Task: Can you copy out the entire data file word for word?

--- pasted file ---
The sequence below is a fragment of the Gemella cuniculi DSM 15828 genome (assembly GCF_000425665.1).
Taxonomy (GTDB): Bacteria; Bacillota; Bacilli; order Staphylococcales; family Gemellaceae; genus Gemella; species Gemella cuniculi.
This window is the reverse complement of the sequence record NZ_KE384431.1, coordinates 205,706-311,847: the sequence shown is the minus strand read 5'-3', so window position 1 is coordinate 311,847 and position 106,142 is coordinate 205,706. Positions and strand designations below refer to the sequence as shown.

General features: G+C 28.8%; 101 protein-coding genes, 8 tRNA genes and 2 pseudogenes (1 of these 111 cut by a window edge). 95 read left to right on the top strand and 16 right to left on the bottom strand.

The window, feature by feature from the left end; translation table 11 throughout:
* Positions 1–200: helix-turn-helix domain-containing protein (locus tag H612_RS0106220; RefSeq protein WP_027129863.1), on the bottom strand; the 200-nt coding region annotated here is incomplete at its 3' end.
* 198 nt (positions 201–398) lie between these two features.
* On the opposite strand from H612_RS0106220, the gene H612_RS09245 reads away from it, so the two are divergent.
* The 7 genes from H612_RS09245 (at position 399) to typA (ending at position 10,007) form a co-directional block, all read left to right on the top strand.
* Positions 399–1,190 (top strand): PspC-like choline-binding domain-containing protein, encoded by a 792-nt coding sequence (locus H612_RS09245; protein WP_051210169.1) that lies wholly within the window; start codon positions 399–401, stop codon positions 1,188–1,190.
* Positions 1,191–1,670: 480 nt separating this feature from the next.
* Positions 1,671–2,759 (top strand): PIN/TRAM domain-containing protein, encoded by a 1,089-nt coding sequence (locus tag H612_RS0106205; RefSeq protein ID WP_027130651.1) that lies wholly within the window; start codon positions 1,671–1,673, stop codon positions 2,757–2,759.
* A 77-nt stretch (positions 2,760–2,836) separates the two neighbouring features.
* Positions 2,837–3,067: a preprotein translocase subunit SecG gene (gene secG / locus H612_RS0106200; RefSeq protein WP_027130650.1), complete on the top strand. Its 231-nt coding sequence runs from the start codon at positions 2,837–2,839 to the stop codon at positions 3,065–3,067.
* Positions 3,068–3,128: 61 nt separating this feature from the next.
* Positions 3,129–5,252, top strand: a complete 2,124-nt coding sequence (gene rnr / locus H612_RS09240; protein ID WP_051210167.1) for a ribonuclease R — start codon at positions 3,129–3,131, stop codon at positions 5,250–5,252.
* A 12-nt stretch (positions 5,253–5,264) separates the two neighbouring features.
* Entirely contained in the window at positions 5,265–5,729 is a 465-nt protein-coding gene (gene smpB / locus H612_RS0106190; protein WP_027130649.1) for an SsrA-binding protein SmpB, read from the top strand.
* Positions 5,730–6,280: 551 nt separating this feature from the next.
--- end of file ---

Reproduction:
The sequence below is a fragment of the Gemella cuniculi DSM 15828 genome (assembly GCF_000425665.1).
Taxonomy (GTDB): Bacteria; Bacillota; Bacilli; order Staphylococcales; family Gemellaceae; genus Gemella; species Gemella cuniculi.
This window is the reverse complement of the sequence record NZ_KE384431.1, coordinates 205,706-311,847: the sequence shown is the minus strand read 5'-3', so window position 1 is coordinate 311,847 and position 106,142 is coordinate 205,706. Positions and strand designations below refer to the sequence as shown.

General features: G+C 28.8%; 101 protein-coding genes, 8 tRNA genes and 2 pseudogenes (1 of these 111 cut by a window edge). 95 read left to right on the top strand and 16 right to left on the bottom strand.

The window, feature by feature from the left end; translation table 11 throughout:
* Positions 1–200: helix-turn-helix domain-containing protein (locus tag H612_RS0106220; RefSeq protein WP_027129863.1), on the bottom strand; the 200-nt coding region annotated here is incomplete at its 3' end.
* 198 nt (positions 201–398) lie between these two features.
* On the opposite strand from H612_RS0106220, the gene H612_RS09245 reads away from it, so the two are divergent.
* The 7 genes from H612_RS09245 (at position 399) to typA (ending at position 10,007) form a co-directional block, all read left to right on the top strand.
* Positions 399–1,190 (top strand): PspC-like choline-binding domain-containing protein, encoded by a 792-nt coding sequence (locus H612_RS09245; protein WP_051210169.1) that lies wholly within the window; start codon positions 399–401, stop codon positions 1,188–1,190.
* Positions 1,191–1,670: 480 nt separating this feature from the next.
* Positions 1,671–2,759 (top strand): PIN/TRAM domain-containing protein, encoded by a 1,089-nt coding sequence (locus tag H612_RS0106205; RefSeq protein ID WP_027130651.1) that lies wholly within the window; start codon positions 1,671–1,673, stop codon positions 2,757–2,759.
* A 77-nt stretch (positions 2,760–2,836) separates the two neighbouring features.
* Positions 2,837–3,067: a preprotein translocase subunit SecG gene (gene secG / locus H612_RS0106200; RefSeq protein WP_027130650.1), complete on the top strand. Its 231-nt coding sequence runs from the start codon at positions 2,837–2,839 to the stop codon at positions 3,065–3,067.
* Positions 3,068–3,128: 61 nt separating this feature from the next.
* Positions 3,129–5,252, top strand: a complete 2,124-nt coding sequence (gene rnr / locus H612_RS09240; protein ID WP_051210167.1) for a ribonuclease R — start codon at positions 3,129–3,131, stop codon at positions 5,250–5,252.
* A 12-nt stretch (positions 5,253–5,264) separates the two neighbouring features.
* Entirely contained in the window at positions 5,265–5,729 is a 465-nt protein-coding gene (gene smpB / locus H612_RS0106190; protein WP_027130649.1) for an SsrA-binding protein SmpB, read from the top strand.
* Positions 5,730–6,280: 551 nt separating this feature from the next.